The fun outdoor season is just around the corner! Time to put on your sunscreen, fire up the barbecue and put together a summery bop-heavy playlist to play on your bluetooth speaker. What is it you say Your only outside space is a 3 by 3 foot piece of grass or a rusty fire escape that should only be used technically in an emergency? We can work with that. We’ve put together our editors’ favorite outdoor entertainment essentials – from space-saving patio furniture to home decorations that can be used outdoors or indoors – that will keep any garden, driveway, or even the most humble park lawn in place, all summer long to be.
We love enamelware, but sometimes that classic speckled finish can look a little Maine-cabin-in-the-woods-circa 1932, a great vibe to be sure but maybe not for every soiree. Handcrafted in Turkey, these bowls feature bubbly, modern color combinations such as coral and flamingo pink that brighten any tabletop. Grab the matching dinner plates and mugs for a complete outdoor dining set.
No space for a large outdoor dining table? Made of ash, steel and linoleum, this three-legged café table folds flat for easy storage and comes with a leather strap so you can hang it out of sight when not in use.
Departo folding coffee table
Which outdoor bash is not enhanced by a fire function? Senior commerce editor MacKenzie Chung Fegan gave her mom a solo stove last year after she got tired of excuses that it was “too cold” to entertain friends in the backyard and therefore had to hang inside during a pandemic. The Bonfire – the medium-sized fireplace of the solo cooker – is very easy to use, generates a lot of heat and is almost completely smoke-free. While the bonfire isn’t great for grilling, it’s perfect for roasting weenies or toasting marshmallows for s’mores.
Because you can always use extra seating, especially in cheerful cobalt. These lightweight metal chairs fold flat and are rust-resistant so you don’t have to worry about summer thunderstorms passing by. There’s also a matching 20-inch folding bistro table if you want to go on blue.
Folding chairs with metal slats
Those triple-spoiled candles smell so good that editor-in-chief Dawn Davis would still use them even if she wasn’t keeping mosquitos out. That they contain citronella, a natural detergent made from lemongrass, is the icing on the cake. Dawn has a penchant for the scents of sea salt and eucalyptus, which can keep your outdoor area bug-free for up to 80 hours.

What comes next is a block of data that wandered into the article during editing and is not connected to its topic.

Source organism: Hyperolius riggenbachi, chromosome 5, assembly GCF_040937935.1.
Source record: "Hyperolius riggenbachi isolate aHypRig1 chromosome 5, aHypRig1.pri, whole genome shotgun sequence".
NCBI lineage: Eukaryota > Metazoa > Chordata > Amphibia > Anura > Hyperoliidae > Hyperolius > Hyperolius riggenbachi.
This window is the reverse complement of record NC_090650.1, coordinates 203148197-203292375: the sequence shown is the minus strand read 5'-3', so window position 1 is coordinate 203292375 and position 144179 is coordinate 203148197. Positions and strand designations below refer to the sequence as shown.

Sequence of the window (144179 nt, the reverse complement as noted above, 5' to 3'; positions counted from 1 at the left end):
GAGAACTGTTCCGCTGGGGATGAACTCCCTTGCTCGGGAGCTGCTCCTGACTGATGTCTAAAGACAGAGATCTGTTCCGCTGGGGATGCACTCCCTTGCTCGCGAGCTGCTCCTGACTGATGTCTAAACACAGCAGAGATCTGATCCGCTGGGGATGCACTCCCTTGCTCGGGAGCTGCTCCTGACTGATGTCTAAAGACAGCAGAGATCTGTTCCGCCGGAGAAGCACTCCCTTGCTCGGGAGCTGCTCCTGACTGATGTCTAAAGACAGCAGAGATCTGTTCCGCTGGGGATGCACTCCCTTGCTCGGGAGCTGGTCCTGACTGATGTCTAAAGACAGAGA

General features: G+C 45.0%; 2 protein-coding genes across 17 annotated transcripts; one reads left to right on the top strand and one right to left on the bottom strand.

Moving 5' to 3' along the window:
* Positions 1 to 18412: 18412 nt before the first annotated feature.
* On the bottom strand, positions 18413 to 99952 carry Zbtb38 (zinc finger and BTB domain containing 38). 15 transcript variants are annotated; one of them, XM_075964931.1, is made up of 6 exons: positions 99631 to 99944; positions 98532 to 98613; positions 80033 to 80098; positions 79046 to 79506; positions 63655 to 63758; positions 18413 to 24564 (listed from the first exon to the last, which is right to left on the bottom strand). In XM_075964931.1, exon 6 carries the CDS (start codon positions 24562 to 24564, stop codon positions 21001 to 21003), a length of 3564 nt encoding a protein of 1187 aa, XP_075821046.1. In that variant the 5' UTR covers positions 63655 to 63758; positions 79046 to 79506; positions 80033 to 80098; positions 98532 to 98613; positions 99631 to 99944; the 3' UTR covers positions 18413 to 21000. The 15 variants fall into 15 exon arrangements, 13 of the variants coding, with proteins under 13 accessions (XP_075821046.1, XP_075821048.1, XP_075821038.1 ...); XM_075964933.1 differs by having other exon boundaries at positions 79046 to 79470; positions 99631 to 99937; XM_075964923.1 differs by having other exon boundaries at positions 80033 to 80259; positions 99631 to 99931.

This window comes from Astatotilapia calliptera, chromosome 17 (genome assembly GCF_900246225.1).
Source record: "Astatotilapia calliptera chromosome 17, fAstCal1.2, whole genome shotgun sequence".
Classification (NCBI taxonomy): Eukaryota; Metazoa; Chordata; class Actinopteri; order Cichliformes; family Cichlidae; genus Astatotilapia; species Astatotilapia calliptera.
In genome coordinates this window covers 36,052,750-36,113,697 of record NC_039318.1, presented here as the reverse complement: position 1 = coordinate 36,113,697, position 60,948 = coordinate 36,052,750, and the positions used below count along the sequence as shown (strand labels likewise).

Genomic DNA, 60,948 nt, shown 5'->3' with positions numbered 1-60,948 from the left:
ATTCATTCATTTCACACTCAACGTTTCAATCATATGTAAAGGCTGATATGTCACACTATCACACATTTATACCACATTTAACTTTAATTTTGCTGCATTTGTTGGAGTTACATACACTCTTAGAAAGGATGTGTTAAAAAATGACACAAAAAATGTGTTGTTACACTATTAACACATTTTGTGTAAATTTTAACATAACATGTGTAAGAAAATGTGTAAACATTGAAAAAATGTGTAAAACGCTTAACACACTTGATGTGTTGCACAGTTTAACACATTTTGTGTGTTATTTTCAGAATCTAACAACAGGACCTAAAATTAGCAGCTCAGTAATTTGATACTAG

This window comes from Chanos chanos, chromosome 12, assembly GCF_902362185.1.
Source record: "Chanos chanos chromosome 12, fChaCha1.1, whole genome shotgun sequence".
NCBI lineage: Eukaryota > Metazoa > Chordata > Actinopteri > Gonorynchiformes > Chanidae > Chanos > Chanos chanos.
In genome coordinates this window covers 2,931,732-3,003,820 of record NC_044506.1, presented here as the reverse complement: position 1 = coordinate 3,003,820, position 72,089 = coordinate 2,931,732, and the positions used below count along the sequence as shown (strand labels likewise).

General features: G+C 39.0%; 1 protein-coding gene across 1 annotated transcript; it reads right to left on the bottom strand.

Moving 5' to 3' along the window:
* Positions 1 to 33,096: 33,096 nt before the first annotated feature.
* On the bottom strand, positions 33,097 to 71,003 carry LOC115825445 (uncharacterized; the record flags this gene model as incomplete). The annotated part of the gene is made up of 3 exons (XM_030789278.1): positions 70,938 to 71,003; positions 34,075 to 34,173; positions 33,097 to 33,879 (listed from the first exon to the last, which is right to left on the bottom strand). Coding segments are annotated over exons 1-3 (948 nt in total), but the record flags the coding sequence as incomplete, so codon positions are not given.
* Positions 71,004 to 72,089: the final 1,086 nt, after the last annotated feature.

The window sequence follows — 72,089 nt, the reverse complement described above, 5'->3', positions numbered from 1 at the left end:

Skeem Design Citronella Candle
Fairy lights can transform even the dreary outdoors into something nicer, but if your garden really needs help, reach for a colorful set. These 21 LED lamps are available in a spectrum of warm colors from cantaloup to tomato red. (Note that the appropriate lamp holder strand for these light bulbs is available separately.)
Nothing ruins a pool party like a minefield of broken glass, so stick with drinkware that won’t break. This set of six colorful glasses is made of super durable Tritan plastic, is also dishwasher safe, BPA-free and does not tarnish or discolour.
DuraClear Tritan Double old-fashioned glasses
When ex-social media manager Emily Schultz is expecting a crowd, she rolls out this bar cart / cooler that will keep 110 bottles of beer and cans of the White Claw flavor of her choice (it’s Black Razz) cold for up to 36 hours. She loves that it has a built-in bottle opener and cap catcher. That means she won’t sweep up stray bottle caps after the party.
Rollable refrigerator truck from Permasteel
This is a pineapple-shaped stool. 15 inches tall and made of molded resin, it is suitable for outdoors but would look pretty fabulous as a side table in the living room too. Use it as an extra seat when a friend brings a surprise to your dinner party, or to hold a serving tray of sliced pineapple. Meta! The perfect conversation starter – and after a year with the same three people, we need all the help we can get.
Art director Christa Guerra bought these handcrafted aluminum cups in Mexico as a “present for her boyfriend” but somehow they found a permanent home in her picnic bag. They’re their wine glasses for on the go, but they’re also cute enough to use as part of a real table setting at home. Christa recommends grabbing a few of different colors so guests at your next outdoor party can remember whose cup is whose.
Mexican Utility Aluminum Cup Utility